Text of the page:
The County government of Nakuru plans to strengthen its collaboration with the government of Netherlands in promoting new technologies and addressing shortage of certified seed in the potato sub sector.
Governor Lee Kinyanjui said while Kenya’s potato seed demand stands at 30,000 tonnes annually, the country only produces 6,700 tonnes, with most farmers recycling crop from the previous season to use as seed, a move he blamed for the shortage that the country faces.
Speaking in his office during a meeting with a delegation from Netherlands led by Amb. Maarten Brouwer, Mr Kinyanjui stated that scarcity of certified potato seeds in Kenya has stagnated production of the crop at seven tons per hectare against a potential of 40 tons.
“Only one per cent of potato farmers in the country use official seeds with the rest using recycled seeds from their farms and the informal sector thereby leading to low production of the crop. The County administration will collaborate with Netherlands in promoting new farming technologies for breeding multiple disease free and high yielding seed as a way of unlocking the over Sh15 billion potential of potato farming in the devolved unit,” added the County boss.
Also present were Deputy Governor Dr. Erick Korir, County Executive Committee Member for Agriculture, Fisheries and Livestock Dr. Immaculate Maina, her Water, Environment, Energy and Natural Resource counterpart Eng. Festus Ng’eno, Trade, Industry, Marketing and Tourism CEC Raymond Komen and County Attorney Caleb Nyamwange.
Amb. Brouwer observed that since 2012 the governments of Kenya and Netherlands have been partnering to facilitate importation of potato seed.
He said that Dutch government will provide technical assistance to the County’s department of agriculture to boost value addition in potatoes.
The envoy noted the partnership between the two countries has led to massive investments in the potato seed growing sector through mechanization, storage and crop management and disease control
Dr. Maina said her department was collaborating with Egerton University, The Kenya Plant Health Inspectorate Service (KEPHIS), Agricultural Development Corporation (ADC) and Kenya Agricultural and Livestock Research Organization (KALRO) in promoting new farming technologies for breeding multiple disease free potato seed in a bid to achieve a widespread take-off in productivity for the country’s potato farmers.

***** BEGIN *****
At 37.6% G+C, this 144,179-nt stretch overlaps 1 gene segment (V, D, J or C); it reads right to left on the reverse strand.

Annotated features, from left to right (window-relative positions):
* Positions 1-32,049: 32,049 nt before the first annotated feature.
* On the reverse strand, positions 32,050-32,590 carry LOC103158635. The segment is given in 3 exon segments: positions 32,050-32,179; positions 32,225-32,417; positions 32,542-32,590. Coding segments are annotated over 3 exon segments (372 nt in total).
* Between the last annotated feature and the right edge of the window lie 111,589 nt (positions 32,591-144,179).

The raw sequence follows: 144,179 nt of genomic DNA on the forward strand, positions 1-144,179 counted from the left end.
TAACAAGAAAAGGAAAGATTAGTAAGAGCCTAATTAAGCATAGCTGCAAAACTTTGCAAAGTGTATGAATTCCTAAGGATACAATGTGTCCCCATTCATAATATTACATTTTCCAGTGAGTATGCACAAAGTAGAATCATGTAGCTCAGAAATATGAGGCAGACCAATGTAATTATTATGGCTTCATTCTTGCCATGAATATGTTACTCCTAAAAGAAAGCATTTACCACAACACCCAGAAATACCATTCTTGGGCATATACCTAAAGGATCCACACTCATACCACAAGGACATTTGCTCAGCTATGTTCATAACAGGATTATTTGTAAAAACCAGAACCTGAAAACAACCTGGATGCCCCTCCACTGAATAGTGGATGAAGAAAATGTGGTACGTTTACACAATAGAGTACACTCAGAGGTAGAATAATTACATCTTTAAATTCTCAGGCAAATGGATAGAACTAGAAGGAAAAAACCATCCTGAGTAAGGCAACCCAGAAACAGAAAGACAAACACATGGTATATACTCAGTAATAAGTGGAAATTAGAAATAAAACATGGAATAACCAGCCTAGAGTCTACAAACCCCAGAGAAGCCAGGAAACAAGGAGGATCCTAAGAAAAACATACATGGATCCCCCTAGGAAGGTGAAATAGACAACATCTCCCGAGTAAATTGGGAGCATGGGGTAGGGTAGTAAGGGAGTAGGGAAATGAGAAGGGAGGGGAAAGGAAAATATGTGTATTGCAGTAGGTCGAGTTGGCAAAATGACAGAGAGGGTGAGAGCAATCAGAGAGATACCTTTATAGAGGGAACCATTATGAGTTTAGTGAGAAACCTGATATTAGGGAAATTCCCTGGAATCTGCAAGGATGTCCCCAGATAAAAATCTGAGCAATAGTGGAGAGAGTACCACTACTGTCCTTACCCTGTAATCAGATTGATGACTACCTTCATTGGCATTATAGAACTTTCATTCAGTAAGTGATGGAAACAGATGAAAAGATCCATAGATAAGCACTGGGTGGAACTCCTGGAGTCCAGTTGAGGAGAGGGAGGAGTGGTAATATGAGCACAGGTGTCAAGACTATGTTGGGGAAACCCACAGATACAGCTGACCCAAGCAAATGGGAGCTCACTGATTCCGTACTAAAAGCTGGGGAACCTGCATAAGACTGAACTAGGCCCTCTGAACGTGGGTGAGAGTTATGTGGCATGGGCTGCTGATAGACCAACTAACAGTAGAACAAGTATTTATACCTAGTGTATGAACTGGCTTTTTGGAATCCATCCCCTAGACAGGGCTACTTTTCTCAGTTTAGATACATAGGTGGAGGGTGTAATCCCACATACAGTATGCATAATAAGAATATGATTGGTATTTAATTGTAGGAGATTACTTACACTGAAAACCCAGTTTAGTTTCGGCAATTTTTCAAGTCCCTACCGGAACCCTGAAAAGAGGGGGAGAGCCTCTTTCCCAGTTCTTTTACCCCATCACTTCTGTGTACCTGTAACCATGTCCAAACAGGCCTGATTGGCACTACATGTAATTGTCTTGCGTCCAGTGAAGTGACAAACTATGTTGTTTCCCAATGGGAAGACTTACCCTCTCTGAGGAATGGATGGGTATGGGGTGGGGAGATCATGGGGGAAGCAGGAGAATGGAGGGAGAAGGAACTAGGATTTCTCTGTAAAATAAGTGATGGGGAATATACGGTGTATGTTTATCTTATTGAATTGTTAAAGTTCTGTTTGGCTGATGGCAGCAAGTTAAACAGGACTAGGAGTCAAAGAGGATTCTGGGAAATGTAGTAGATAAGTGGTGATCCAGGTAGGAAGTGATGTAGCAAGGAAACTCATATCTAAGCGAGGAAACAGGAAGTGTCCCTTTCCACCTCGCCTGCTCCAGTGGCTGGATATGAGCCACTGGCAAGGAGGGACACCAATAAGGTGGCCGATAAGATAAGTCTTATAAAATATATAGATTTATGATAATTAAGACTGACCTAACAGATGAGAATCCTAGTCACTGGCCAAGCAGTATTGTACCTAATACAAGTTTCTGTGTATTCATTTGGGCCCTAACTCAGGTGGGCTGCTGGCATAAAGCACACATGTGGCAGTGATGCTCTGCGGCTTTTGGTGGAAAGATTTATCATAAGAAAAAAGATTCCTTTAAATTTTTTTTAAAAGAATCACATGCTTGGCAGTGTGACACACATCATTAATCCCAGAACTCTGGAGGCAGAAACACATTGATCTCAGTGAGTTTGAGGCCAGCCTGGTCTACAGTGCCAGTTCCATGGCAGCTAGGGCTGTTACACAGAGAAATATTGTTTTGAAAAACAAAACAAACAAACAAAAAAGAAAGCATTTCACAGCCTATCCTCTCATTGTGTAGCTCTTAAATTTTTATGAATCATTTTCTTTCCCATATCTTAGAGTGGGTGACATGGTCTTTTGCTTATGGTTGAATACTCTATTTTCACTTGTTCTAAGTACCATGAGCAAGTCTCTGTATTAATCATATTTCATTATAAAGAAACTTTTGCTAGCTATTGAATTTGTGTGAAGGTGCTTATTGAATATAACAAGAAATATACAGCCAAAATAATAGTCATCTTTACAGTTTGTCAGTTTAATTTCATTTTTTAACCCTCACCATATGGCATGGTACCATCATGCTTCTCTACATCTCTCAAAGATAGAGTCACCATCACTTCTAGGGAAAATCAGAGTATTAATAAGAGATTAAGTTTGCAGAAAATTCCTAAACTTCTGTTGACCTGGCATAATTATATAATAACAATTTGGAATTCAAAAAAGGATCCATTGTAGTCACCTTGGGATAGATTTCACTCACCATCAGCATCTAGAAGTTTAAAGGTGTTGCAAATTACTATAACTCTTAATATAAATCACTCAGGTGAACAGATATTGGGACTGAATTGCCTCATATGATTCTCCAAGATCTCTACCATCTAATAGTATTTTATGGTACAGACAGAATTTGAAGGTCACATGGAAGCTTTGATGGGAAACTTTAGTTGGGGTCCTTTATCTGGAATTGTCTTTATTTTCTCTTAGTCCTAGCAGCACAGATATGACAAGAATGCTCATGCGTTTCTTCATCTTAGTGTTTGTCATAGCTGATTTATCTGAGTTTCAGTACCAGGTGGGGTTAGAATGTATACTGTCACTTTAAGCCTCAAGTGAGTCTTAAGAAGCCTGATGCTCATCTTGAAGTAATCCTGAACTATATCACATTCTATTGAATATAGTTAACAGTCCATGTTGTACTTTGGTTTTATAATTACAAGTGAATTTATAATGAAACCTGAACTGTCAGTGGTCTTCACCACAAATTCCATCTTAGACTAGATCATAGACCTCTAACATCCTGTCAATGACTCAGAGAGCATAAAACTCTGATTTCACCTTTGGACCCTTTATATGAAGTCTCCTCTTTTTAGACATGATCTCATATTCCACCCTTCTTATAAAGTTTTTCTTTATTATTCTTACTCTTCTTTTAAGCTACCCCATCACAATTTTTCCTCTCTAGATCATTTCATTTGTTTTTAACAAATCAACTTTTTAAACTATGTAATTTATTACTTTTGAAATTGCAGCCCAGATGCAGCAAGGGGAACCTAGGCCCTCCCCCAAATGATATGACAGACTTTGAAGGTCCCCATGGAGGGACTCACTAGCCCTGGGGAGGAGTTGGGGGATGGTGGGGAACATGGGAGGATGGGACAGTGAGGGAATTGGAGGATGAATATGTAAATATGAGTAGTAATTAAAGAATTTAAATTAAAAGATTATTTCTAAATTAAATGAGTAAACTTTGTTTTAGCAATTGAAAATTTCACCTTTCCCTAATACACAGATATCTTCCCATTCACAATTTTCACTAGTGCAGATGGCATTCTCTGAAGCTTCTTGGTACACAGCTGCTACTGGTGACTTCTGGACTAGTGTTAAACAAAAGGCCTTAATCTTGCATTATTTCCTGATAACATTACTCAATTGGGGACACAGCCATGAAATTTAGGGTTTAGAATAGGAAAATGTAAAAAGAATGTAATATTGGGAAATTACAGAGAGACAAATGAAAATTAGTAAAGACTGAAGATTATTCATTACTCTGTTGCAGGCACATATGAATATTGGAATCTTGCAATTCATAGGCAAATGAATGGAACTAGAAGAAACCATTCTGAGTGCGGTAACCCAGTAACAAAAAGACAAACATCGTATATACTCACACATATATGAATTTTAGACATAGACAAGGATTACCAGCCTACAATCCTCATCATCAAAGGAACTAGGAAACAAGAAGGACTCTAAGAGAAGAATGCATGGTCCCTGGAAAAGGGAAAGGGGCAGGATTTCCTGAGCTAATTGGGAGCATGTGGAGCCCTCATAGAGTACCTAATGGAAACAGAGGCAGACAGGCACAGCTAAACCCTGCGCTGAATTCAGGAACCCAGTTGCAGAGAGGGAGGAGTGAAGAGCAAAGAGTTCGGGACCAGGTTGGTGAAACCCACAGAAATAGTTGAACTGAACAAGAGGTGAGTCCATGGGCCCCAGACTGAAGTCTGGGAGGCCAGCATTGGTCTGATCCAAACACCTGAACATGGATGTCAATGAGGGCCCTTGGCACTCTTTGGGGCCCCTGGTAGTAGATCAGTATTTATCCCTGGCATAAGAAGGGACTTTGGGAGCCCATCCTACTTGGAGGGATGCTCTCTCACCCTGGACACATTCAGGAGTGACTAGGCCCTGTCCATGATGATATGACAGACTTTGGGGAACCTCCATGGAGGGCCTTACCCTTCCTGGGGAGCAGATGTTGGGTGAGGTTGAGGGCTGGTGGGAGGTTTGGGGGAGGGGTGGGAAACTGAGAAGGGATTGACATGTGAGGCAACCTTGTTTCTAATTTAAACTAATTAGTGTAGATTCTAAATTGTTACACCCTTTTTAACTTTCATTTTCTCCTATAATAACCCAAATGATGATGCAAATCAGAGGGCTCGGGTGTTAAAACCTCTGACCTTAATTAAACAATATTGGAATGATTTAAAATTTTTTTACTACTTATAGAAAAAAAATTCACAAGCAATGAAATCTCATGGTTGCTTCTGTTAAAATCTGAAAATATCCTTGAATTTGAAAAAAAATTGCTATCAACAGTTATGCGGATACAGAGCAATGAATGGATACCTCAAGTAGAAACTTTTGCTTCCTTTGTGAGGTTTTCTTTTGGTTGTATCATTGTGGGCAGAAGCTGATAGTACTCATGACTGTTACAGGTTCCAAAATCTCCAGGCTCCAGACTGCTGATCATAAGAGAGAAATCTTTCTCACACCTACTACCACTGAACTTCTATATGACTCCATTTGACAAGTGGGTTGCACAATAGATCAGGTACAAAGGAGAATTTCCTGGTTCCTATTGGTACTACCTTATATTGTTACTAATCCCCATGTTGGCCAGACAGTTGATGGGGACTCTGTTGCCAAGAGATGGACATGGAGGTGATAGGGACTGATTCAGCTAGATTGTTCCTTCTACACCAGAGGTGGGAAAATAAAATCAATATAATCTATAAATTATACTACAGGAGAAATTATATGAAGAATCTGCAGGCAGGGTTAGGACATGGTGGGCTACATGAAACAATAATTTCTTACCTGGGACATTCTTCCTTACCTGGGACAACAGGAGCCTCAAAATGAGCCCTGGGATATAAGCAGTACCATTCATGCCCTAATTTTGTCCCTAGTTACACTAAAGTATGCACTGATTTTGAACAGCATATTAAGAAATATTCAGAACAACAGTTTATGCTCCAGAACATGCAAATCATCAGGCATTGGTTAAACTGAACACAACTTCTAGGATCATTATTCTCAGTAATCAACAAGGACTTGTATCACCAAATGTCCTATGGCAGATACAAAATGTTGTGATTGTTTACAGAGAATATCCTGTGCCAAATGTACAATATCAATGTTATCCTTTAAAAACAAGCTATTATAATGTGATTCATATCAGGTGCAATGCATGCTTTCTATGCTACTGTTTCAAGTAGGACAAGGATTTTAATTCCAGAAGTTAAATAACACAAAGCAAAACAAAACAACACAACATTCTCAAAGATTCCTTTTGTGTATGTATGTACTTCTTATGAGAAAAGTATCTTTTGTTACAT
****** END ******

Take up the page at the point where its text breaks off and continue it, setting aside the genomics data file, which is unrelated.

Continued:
The department, the state agencies and the private sector, she stated, were working closely in encouraging both small holder and large scale farmers to adopt aeroponics, hydroponics and stem cutting technologies used to produce basic potato seed.
“The Big 4 agenda on Food Security targets a potato production of 2.5 million tons per annum which requires 500,000 tons of certified seed.
The current estimate of certified seed that is marketed is 5000 tons mainly produced by three large-scale seed growers. Kenya grapples with an estimated potato seed gap of 23,000 tons per annum,” noted Dr. Maina.
She observed that the country urgently needed an additional 800 hectares of seed production per year to achieve the targets under the Big 4 Agenda.
In February this year, Kenya applied for a Sh656 million grant from the International Fund for Agricultural Development (IFAD) to boost research on potato seed production and cut reliance on imports.
The fund will be used to increase the availability of certified seed in the country and cut the imports of tubers, which has been blamed for introducing foreign pests in the country. Currently, Kenya relies on Netherlands for importation of potato seed for production as the country hardly produces enough to be supplied to farmers.
According to Agriculture Principal Secretary Hamadi Boga Kenya only produces below two percent of the recommended seed and relies on countries like Tanzania to meet the Irish potatoes demand as the current variety that farmers grow does not meet the required quality for making food such as French fries.
The crop is grown by 600,000 to 800,000 farmers countrywide with a total production of 1 to 1.4 million tonnes worth Sh30 to Sh40 billion per year. Small scale farmers contribute 83 per cent of the total production.
The potato sub sector supports 3.8m people directly and indirectly with The National Potato Council of Kenya putting its worth at over Sh50billion.
The Alliance for a Green Revolution (AGRA) reports that on average only about 20 percent of farmers in Africa use seeds of improved varieties.
However, in the last two years, farmers who have used certified seeds have doubled their yields from two million to four million mega tonnes of cereals, soya beans and groundnuts, in monetary terms this has resulted to Sh220bn in incomes for the smallholder farmers.
By Anne Mwale